To assess univariate associations between the outcome and potential predictors, odds ratios (ORs) and their 95% confidence intervals (CIs) were computed by logistic regression analysis. All significant factors on univariate analysis were considered for inclusion in the multivariable logistic model (Table 1).
181 subjects were included in the study. Mean age of subjects was 46 years (SD, 14.07; range, 20 to 80 years). There were 16(9%) patients in Group 1, 28(16%) in Group 2 and 137 (76%) in Group 3(Table 2). For understanding their prescriptions, 138 (76%) respondents consulted their doctor, 25 (14%) relied on self-assessment and 16 (9%) approached the pharmacists and nurses. Subjects in Group 1 were more likely to seek help when taking guidance about their drug prescriptions (94%) as compared to Group 2 (82%). Group 1 also showed a higher trend of buying drugs through prescriptions i.e., 12(75%). Overall, 130(72%) followed only a single doctor’s prescription. The most common reasons for using more than one prescription was lack of satisfaction with their doctor which was in 19(39%) patients, and having multi-system problems, in 17(35%). Overall the common co-morbid conditions included hypertension (27.1%), arthritis 20 (11%), diabetes mellitus 30 (16.6%), Ischemic Heart Disease 11 (6.1%), asthma 7 (3.9%), and chronic renal failure 6 (3.3%).
The majority of patients failed to understand various medical terminologies related to the dosage (Figure 1). In addition, poor understanding was observed for the commonly used medical terminologies related to various routes of administering a drug amongst all three groups (Figure 2).
A total of 139(77%) patients always knew the duration of their prescribed drug. Of these, 113(83%) were from Group 3 (p = 0.05). Of 152(84%) respondents who always knew the timing of taking each medication, 124(91%) were from Group 3 (p<0.001). Only 46(34%) of this group always understood the indications (p = 0.003), 32(23%) the side effects (p = 0.02), 32(23%) the precautions (p = 0.003), and 22(10%) the contra-indications (p = 0.004) (Figure-3).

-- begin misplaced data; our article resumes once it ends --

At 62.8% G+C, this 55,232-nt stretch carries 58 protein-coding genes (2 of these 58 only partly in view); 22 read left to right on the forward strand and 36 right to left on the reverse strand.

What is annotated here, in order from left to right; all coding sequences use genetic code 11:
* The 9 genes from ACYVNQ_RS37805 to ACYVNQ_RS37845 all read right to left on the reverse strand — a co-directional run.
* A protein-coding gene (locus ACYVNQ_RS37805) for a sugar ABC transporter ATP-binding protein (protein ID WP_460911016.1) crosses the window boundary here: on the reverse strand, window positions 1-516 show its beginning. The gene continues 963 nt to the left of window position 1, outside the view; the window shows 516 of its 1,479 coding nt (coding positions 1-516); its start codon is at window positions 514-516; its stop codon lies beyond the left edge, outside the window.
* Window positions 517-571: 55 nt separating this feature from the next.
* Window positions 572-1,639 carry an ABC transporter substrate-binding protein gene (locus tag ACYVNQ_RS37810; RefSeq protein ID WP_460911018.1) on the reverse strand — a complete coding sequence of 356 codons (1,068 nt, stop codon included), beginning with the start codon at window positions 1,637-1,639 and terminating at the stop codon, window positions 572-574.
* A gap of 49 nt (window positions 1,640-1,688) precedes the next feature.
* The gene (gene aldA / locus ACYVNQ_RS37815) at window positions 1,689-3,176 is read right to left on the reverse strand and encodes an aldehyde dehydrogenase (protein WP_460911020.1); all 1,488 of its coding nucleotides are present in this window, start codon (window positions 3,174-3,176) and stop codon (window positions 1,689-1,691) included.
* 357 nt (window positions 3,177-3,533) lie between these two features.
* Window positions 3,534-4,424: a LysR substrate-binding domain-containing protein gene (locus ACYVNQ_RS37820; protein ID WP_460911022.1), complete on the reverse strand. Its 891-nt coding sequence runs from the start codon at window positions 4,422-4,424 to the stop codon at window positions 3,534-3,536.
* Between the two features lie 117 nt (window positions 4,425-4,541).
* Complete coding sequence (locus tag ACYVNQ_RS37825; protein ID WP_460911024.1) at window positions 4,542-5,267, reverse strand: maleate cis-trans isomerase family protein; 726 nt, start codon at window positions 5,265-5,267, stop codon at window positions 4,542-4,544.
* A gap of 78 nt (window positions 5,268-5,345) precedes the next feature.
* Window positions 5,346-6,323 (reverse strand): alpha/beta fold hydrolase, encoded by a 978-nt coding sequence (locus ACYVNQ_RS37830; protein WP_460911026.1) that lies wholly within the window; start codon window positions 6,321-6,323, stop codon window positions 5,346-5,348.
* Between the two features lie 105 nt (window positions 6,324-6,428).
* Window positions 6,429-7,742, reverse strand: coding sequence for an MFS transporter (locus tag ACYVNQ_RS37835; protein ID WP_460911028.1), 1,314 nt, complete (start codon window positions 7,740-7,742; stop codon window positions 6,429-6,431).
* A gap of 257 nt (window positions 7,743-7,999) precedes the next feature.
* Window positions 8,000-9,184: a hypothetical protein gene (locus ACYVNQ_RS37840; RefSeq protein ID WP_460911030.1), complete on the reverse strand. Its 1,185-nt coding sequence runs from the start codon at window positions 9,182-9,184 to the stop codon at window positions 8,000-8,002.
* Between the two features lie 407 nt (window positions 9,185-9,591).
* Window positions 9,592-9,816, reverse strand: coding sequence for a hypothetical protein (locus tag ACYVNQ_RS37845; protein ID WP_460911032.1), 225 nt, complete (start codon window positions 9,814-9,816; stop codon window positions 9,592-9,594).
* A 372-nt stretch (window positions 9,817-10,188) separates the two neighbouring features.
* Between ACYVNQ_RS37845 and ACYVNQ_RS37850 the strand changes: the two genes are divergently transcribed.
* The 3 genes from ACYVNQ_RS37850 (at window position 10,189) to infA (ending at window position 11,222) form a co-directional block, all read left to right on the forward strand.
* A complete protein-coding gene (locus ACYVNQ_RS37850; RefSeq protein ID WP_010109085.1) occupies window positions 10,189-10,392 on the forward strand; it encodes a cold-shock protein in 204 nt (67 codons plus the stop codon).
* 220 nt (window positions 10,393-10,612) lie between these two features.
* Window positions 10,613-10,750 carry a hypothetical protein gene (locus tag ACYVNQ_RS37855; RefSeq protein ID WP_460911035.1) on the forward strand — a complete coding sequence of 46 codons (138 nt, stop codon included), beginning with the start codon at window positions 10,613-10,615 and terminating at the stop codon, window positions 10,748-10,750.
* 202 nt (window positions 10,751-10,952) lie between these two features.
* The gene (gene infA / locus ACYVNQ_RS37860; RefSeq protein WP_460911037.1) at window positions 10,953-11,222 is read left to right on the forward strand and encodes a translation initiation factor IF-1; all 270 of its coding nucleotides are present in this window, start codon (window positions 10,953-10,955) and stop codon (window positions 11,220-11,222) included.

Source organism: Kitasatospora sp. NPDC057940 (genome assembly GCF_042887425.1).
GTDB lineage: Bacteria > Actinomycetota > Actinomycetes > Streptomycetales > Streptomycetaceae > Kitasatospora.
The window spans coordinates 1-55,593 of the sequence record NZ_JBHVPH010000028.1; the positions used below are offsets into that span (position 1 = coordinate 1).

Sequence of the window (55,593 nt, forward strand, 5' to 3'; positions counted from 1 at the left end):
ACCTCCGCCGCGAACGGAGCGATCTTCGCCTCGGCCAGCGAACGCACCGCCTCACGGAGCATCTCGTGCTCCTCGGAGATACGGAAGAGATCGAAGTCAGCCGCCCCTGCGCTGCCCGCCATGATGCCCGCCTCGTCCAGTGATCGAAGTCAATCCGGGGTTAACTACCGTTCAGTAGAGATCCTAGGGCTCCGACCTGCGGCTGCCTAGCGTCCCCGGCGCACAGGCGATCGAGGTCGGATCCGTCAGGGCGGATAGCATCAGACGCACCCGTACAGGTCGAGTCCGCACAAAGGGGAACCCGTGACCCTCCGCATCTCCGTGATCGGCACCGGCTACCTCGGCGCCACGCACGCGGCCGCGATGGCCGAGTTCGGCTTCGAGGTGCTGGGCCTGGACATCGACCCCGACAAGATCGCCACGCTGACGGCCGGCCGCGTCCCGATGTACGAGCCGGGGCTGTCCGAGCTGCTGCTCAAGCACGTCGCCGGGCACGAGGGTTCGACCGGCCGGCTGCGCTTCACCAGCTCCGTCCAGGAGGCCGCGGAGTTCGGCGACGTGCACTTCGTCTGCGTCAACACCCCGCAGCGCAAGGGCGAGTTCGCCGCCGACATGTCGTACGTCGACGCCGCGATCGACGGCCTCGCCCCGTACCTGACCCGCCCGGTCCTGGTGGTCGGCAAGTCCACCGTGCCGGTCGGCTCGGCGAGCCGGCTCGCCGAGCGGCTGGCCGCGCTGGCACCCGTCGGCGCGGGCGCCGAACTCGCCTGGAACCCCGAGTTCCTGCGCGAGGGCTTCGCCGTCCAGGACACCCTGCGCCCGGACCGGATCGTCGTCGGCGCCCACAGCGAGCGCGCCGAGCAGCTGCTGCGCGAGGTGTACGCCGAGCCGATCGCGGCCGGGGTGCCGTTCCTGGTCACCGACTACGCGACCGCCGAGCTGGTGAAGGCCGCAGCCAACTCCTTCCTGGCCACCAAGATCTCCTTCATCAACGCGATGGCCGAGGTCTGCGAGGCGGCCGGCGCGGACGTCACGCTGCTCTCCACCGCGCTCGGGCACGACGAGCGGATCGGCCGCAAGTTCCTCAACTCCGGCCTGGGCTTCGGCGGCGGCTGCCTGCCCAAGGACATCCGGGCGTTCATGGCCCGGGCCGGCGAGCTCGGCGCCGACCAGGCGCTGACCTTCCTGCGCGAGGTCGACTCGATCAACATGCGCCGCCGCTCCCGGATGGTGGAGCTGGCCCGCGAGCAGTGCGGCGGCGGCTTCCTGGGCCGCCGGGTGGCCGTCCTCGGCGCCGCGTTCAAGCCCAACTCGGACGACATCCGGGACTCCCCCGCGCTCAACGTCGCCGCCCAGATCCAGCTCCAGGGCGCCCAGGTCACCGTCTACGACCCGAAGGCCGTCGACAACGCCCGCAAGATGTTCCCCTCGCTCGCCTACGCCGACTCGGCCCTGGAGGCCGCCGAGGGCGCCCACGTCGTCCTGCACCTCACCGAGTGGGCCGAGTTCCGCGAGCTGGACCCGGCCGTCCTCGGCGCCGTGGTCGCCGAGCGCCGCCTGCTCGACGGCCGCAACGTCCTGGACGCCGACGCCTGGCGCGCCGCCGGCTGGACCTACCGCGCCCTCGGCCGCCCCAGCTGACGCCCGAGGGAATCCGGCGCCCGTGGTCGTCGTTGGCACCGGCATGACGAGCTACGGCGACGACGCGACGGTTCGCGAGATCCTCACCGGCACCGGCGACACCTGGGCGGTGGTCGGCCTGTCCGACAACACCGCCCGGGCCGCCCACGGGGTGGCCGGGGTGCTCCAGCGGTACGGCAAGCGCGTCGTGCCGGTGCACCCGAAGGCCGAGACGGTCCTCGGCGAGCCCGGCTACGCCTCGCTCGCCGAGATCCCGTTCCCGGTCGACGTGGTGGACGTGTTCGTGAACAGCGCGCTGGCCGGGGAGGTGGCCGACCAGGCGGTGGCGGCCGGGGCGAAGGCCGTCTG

Knowledge regarding various medical terminologies used for dosage and routes of drug administration were understood in a greater proportion of respondents with English as a medium of education compared to with Urdu as a medium of education. Similar trend was observed for the terms commonly used by physicians while writing prescriptions, indications, interactions, side effects, contraindications and the precautions of their prescribed drugs (Figure 1).
One interesting finding was the almost uniform inability to understand physicians’ hand writing. Overall, 151(83%) respondents identified their drugs through labels; 122(89%) in Group 3, 23(82%) in Group 2 and 6(38%) in Group 1 used labels as a tool for identification of their drugs (p<0.001). 49(56%) respondents with English as a medium of education always read and tried to understand their prescriptions (p = 0.01) while only 12(14%) always understood doctors’ writing on the prescription (p = 0.03).
Pakistan is a developing country with limited health care resources and a literacy rate of only 45%. Most medications are bought over the counter without a doctor’s prescription from pharmacies called “medical stores” which are mostly run by non-pharmacists. There is a paucity of places where a proper pharmacy system exists and these are mainly hospital based. .
The sample of our study was selected from out -patient clinics as the authors believe that misinterpretation of prescription drugs and drug labels are far more common in ambulatory patients than in hospitalized patients. , ,  The reasons for this hypothesis were that ambulatory patients are more likely to self-medicate, the contact with physicians is intermittent and communications regarding any problems these patients may face as far as drug prescriptions are concerned is infrequent.  More than fifty percent of our respondents were women, where all of the housewives had no formal education.
Patients’ lack of knowledge regarding prescriptions and drug labels is an important concern.  We specifically targeted the basic knowledge regarding prescription drugs and drug labels like dosage, duration, timing, indications, interactions, side effects, contraindications and precautions. We concluded that majority of our selected population has very little information regarding drugs prescribed to them.